As we look at Pennsylvania election results, one thing is clear: It was an unusually confusing election, due to the unprecedented number of mail-in ballots (new this year) and the COVID-19 crisis. The other surprise in the midst of this – or perhaps because of it – was the effect of the out-of-the-blue announcement by Governor Wolf that seven counties can count mail-in ballots that are received through next Tuesday, June 9 (as long as they were postmarked by Election Day, June 3): Bucks, Allegheny, Dauphin, Delaware, Erie, Montgomery and Philadelphia. This means the official results for these counties – and for the statewide races – will not be known until next week.

Here are some highlights of interest to us at the Pennsylvania Family Council. We hope to bring you more updates by next week!

First, a look at some notable results in open seats created by retirements.

In Pittsburgh’s North Hills in a Republican primary race to succeed House Speaker Mike Turzai, Rob Mercuri, a finance specialist and West Point graduate, bested two other candidates for a place on the November 3rd ballot against Democrat Emily Skopov. Pennsylvania Family Council was proud to endorse Rob.

In Schuylkill County, another candidate endorsed by Pennsylvania Family Council, businessman Tim Twardzik beat a challenger for the Republican nomination for an open seat created by the retirement of Rep. Neal Goodman (D).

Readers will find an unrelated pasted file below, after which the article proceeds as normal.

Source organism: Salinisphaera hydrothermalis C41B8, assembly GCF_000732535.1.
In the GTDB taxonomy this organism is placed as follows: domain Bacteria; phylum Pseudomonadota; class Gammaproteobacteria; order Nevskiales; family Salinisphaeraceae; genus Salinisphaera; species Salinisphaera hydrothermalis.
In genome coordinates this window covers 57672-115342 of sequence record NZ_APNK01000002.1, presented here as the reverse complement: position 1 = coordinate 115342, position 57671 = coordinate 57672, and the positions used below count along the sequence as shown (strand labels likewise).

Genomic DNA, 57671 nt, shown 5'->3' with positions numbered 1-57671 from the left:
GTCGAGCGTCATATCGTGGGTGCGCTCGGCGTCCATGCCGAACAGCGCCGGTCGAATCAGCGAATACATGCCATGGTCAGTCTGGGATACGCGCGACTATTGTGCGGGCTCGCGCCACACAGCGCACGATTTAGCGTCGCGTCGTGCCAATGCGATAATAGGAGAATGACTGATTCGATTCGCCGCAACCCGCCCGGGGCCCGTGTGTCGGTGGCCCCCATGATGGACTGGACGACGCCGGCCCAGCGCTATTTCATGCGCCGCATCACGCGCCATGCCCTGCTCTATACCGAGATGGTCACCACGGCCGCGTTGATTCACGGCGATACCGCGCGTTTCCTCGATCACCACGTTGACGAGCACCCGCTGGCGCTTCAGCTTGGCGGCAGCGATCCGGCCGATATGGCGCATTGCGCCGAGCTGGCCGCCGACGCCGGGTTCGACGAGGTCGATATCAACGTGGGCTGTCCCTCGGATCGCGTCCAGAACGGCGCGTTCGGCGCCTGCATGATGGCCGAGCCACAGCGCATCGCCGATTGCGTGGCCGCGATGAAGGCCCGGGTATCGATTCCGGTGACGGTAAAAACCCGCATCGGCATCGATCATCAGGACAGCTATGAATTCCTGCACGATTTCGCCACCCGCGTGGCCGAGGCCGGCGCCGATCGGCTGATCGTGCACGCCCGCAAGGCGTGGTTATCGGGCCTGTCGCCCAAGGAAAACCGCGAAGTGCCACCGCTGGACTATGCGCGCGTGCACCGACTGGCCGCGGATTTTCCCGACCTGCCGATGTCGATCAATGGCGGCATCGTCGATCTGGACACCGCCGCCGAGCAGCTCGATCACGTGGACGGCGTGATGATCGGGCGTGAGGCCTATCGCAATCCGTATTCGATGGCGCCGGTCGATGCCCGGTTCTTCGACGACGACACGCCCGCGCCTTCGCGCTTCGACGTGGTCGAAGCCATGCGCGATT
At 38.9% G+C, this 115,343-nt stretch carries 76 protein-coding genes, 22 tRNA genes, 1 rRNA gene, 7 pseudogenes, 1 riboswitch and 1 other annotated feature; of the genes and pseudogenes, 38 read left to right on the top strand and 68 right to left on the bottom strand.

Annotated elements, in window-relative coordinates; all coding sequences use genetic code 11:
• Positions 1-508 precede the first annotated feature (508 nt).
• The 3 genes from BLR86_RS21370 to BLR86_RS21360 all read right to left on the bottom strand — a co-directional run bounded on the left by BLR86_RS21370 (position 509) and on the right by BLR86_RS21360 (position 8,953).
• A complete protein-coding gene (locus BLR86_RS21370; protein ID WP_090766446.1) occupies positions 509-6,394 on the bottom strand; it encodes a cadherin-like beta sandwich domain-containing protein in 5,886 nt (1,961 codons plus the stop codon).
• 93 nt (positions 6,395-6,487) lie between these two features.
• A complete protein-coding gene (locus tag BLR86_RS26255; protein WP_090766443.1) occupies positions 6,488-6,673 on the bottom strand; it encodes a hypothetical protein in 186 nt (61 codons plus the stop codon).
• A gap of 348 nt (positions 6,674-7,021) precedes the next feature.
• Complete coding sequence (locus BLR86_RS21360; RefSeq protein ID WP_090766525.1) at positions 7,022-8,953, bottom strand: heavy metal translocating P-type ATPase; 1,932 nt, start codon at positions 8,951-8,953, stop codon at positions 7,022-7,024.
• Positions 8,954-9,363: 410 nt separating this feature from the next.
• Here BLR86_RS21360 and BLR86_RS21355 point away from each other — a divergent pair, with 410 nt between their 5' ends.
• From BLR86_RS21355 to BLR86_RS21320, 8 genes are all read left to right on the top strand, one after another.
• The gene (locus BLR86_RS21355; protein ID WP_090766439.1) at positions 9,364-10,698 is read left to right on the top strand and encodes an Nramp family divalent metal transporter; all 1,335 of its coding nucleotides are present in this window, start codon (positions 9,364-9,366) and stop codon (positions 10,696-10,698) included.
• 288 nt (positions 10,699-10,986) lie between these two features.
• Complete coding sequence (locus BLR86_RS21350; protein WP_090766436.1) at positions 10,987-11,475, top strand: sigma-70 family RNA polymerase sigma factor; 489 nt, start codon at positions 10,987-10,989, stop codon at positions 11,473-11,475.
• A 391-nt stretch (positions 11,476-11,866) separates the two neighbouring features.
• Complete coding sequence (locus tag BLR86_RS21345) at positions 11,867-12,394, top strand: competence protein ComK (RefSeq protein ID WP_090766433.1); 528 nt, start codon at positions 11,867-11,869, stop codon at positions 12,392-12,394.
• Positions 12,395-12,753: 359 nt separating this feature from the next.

In the northern tier counties of Jefferson and Warren, current State Rep. Cris Dush and friend of the Pennsylvania Family Council won a contested Republican primary for the State Senate seat held by retiring Senate President Pro Tempore, Joe Scarnati. 

Some other results show a distinct move leftward politically.

In a State Senate Democrat Primary race in Montgomery County (suburban Philadelphia), challenger Amanda Cappelletti has an 18-point lead over longtime incumbent State Senator Daylin Leach. Cappelletti had the backing of pro-abortion and other liberal groups, even though Leach has been no friend of the family or religious values in his tenure. Leach had been hounded by allegations of past instances of sexual harassment.

In the city of Pittsburgh, a trend continued as it appears that the open seat of a moderate Democrat, pro-life  Rep. Harry Readshaw, will be filled by Jessica Benham, known as the “progressive favorite” in a four-way race for his House seat. In the northside of Pittsburgh, incumbent Rep. Adam Ravenstahl (who has a mixed record on abortion)  is trailing Democrat Socialist candidate Emily Kinkead, with mail-in ballots yet to be counted.

Interesting results in a state senate race in Philadelphia as Nikil Saval, a Democratic Socialist and co-founder of Reclaim Philly, defeated state Sen. Larry Farnese with 68 percent of the in-person vote, enough to call the race. 

Looking forward to the November 3 General Election – we will again have our nonpartisan voter’s guide available in print and online at

If you wish to support our work, please visit